Sally Fitzgibbons tries to get to a place where she can detach.
A place where she can take a moment to breathe, a moment to reflect on a wild World Surf League campaign, and a moment to let the butterflies kick in.
For the surfing star now finds herself little more than seven months away from realising a dream born in the nosebleed section of Sydney Olympic Park 19 years ago.
Fitzgibbons will add another chapter to her legacy when she arrives in Tokyo for surfing's debut at the Olympic Games.
It is a pivotal moment for the sport, and a pivotal moment for a woman whose Olympic torch was lit on one of Australian sport's greatest nights.
"I went to the big Cathy Freeman night, so I was just rocking and rolling, thinking it was the best thing since sliced bread," Fitzgibbons said.
"I was in the highest row possible, nosebleeds, I walked all the way up and I could touch the roof of the stadium. The whole thing was shaking, and I was like 'man I want to get a spacesuit'.
"It was pretty crazy on the night, I was a bit of a super sports fan and I had my lucky hat, and I was like 'mum and dad, can you take me down and get Cathy to sign my hat?' As if out of 100,000 people, she was going to find me.
"Mum and dad were like 'she's pretty busy'. On the way home on the train home I was just bawling.
"All these years later, when we had our first Aussie camp, she came to talk and tell us about her experience, so I got her to sign my hat and I just lost it. It was a pretty special moment."
For some time it seemed as though Fitzgibbons would follow in Freeman's footsteps and run for Australia on the world stage.
The hunger was there - so often she would finish training and ask her coach to let her run just one more lap. The ability? That was there too - Fitzgibbons won the 800 and 1500 metres events at the Youth Olympics in Sydney in 2007.
But soon after her worlds collided and Fitzgibbons had a decision to make. It was either the world youth athletics championships or a surfing event.
So here she is this week at the Maui Pro, looking to climb up the world rankings from No. 4 in a sport which often leaves Fitzgibbons feeling like "you're playing Playstation against yourself".
For every year she is returning to these events, be it the likes of Maui or Bells - which to Fitzgibbons is her "Wimbledon" - and the Gerroa product is finding ways to improve.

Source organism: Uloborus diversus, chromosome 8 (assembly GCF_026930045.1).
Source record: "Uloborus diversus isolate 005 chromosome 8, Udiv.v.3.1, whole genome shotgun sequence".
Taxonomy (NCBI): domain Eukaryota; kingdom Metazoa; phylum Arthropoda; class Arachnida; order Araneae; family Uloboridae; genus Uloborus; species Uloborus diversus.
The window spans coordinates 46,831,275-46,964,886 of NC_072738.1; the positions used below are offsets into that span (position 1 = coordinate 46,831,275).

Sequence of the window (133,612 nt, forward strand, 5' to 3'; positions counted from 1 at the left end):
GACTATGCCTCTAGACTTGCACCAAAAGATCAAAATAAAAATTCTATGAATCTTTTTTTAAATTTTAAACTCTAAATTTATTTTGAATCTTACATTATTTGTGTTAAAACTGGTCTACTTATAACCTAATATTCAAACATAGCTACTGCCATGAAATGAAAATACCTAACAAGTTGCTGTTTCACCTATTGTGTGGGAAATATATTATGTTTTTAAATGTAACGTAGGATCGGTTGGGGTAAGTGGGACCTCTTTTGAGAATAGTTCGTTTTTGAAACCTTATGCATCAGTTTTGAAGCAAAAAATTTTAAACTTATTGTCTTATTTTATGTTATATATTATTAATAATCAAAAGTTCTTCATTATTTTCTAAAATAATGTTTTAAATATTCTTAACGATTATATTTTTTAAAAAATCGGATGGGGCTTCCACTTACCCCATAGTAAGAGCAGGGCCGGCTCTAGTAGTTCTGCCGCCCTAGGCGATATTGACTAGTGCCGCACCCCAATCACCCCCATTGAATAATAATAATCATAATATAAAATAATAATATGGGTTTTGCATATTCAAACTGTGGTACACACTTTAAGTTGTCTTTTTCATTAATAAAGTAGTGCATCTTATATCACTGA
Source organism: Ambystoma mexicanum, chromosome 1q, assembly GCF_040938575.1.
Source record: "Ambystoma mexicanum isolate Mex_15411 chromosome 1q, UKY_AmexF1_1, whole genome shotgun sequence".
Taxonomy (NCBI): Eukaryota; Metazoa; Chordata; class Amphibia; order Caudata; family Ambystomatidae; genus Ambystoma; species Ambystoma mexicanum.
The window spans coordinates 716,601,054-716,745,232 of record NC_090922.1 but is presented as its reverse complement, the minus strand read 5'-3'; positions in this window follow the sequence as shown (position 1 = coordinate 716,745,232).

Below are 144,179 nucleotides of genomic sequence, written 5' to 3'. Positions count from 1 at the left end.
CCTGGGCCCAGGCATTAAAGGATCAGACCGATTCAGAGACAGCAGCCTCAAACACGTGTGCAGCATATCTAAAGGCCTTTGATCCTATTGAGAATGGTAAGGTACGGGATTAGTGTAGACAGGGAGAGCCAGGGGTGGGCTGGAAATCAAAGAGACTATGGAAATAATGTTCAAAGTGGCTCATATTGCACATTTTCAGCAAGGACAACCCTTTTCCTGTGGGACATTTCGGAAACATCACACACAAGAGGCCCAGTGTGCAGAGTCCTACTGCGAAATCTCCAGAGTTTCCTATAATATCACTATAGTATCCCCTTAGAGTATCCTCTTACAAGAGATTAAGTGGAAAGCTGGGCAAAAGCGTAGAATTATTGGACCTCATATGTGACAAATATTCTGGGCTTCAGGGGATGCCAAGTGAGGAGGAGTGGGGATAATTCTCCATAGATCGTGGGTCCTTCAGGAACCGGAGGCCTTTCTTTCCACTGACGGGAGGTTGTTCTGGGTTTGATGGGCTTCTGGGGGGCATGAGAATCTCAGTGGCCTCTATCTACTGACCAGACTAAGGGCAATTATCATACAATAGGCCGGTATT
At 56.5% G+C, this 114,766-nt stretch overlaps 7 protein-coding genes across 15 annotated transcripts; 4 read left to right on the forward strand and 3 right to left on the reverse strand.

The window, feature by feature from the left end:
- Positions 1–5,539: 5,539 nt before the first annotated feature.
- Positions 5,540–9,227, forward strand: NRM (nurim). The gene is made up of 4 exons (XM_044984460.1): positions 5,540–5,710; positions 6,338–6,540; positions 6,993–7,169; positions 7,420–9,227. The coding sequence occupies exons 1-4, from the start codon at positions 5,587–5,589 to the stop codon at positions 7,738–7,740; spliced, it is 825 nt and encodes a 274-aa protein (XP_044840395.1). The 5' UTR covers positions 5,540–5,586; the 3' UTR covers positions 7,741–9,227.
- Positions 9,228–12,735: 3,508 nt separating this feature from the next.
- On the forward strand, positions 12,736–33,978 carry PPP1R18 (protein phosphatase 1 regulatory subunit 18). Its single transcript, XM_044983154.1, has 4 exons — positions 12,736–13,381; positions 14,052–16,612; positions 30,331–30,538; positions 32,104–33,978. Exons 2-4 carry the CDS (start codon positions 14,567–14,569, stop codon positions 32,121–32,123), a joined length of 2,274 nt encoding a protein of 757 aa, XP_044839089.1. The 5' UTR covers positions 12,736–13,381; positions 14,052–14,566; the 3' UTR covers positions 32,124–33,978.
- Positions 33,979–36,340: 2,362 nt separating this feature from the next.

For someone so desperate to better herself every day, the lure of the ocean suggests Fitzgibbons made the right choice all those years ago. But the Olympic flame still burns.
"To win a world title, it's pretty monumental and it gives you that best in the world type feel," Fitzgibbons said.
"So when I went down that track and that was the desired outcome of our sport, you're pretty occupied.
"You watch all of these other sports as the Olympics come and go, and you sit there and go 'wow, this is crazy'."
But next time the Olympics roll around Fitzgibbons won't be watching. Instead she will be riding waves on Shidashita Beach.
Fitzgibbons and seven-time world champion Stephanie Gilmore will fly the flag for Australia in surfing's first appearance at the Olympics.
The tone of excitement in her voice suggests it is yet to truly sink in.
"To think we'll be walking into an opening ceremony, myself, Steph and the Aussie team, for surfing and to represent our sport, it's wild.
"It's tricky trying to shift some things so it works with the WSL, but I think they all know it's a pretty pivotal moment for the sport to move it forward.
"That's wild to think about. When you actually think it's next year and you've locked in a spot, it's going to be a really cool milestone to be a part of.
"The first ever surfing competition in an Olympic Games. To look back on that will be pretty special."